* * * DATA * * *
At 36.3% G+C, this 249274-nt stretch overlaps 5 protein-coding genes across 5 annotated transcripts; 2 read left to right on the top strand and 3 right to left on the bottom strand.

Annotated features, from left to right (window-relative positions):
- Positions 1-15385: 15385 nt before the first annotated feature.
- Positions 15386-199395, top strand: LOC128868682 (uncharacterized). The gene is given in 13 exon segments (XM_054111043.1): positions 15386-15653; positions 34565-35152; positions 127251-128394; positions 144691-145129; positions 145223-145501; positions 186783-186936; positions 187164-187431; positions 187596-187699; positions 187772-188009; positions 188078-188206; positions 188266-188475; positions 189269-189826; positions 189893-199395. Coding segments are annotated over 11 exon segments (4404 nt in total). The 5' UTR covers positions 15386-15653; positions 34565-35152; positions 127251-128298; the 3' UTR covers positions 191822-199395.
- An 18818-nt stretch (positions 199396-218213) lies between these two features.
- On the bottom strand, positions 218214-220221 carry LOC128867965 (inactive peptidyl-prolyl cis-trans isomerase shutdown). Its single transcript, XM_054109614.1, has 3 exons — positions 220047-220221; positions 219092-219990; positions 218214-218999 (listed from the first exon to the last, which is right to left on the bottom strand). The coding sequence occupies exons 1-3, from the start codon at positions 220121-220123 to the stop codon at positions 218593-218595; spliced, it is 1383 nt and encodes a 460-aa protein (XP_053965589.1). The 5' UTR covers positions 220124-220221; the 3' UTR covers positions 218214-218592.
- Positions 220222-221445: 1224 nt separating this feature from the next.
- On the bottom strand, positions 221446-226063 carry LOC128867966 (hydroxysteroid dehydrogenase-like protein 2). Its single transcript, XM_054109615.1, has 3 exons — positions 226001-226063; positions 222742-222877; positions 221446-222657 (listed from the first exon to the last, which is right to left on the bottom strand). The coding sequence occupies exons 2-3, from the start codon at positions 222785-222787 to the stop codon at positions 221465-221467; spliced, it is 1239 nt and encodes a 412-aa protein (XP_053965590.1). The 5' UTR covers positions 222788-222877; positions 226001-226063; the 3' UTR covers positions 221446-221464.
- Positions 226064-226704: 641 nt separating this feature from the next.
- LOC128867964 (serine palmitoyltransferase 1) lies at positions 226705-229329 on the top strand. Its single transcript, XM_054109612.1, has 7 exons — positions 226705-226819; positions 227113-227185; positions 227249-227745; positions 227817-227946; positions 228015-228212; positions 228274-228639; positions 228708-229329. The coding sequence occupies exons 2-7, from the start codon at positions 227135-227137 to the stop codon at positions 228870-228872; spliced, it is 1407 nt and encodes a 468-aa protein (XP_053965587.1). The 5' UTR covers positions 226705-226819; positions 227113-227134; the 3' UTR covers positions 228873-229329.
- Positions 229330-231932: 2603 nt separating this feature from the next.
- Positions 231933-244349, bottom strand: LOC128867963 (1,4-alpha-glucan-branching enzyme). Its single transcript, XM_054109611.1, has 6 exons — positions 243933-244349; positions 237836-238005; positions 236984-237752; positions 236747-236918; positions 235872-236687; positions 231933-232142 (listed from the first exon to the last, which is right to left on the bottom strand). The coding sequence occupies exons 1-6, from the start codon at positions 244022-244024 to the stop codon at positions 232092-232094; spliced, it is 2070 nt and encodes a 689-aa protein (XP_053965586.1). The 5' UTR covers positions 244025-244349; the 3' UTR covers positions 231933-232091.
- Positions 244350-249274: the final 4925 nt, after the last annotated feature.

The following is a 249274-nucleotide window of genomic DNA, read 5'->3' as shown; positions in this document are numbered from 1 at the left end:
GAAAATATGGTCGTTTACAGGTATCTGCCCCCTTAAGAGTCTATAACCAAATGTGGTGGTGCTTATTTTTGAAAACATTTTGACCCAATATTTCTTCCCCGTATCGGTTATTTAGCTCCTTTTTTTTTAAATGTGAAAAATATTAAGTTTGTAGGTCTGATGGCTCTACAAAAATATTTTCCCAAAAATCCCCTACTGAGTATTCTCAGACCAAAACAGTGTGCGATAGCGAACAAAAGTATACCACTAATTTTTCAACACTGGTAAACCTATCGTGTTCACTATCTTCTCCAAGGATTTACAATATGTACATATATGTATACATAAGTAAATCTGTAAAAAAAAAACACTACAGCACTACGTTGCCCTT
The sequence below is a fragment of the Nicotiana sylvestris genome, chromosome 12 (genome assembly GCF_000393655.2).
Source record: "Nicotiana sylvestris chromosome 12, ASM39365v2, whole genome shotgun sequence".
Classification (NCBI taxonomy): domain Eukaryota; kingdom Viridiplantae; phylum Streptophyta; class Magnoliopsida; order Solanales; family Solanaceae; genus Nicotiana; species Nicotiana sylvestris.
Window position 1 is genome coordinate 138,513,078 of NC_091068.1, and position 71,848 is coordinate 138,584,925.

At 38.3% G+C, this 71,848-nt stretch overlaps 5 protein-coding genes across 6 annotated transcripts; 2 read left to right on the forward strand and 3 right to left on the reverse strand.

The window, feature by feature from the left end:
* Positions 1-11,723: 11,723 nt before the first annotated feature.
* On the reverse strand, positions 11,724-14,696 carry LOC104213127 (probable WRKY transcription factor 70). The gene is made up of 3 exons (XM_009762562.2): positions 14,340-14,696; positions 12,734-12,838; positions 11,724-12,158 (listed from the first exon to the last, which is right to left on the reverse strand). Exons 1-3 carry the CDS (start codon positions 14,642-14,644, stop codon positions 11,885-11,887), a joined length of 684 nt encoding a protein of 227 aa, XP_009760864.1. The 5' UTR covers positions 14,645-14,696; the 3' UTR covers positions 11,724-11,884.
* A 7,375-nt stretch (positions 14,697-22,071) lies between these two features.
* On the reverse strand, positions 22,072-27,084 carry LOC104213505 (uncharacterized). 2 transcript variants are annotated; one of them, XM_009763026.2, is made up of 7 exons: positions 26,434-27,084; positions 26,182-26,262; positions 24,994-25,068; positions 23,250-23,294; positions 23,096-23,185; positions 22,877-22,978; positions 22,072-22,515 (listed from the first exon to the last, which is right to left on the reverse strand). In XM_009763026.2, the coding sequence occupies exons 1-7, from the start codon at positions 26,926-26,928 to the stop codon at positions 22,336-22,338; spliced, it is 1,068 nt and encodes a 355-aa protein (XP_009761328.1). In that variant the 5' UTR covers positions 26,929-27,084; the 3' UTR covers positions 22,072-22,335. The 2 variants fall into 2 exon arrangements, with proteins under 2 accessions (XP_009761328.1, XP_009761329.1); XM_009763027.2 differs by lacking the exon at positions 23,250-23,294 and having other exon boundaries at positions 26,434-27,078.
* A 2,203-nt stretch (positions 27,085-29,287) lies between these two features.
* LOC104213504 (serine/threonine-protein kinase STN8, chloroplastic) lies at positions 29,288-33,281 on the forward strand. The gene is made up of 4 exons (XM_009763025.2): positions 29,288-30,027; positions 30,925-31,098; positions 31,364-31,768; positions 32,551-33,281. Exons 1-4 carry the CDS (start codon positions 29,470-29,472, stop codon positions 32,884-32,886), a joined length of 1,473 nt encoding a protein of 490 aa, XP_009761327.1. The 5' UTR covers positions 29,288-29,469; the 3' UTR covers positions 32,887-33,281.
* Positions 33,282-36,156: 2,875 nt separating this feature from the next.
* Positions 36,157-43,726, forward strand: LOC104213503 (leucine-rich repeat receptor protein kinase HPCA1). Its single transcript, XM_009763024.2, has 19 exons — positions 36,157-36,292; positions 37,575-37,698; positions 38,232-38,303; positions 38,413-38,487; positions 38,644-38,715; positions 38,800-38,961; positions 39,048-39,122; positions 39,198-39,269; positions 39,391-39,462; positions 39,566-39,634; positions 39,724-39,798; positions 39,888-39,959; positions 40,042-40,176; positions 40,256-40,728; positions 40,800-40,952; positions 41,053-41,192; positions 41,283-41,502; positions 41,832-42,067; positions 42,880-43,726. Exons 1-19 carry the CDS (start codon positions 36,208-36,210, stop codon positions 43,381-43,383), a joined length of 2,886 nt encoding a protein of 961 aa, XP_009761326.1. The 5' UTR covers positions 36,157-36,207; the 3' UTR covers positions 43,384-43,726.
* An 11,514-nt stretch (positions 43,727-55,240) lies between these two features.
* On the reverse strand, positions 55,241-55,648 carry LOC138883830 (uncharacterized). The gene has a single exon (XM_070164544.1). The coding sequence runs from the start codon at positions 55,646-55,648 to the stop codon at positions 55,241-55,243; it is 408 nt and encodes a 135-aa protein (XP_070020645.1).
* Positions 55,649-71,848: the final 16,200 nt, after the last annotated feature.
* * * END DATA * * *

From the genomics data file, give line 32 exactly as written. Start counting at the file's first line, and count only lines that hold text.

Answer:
* Positions 55,649-71,848: the final 16,200 nt, after the last annotated feature.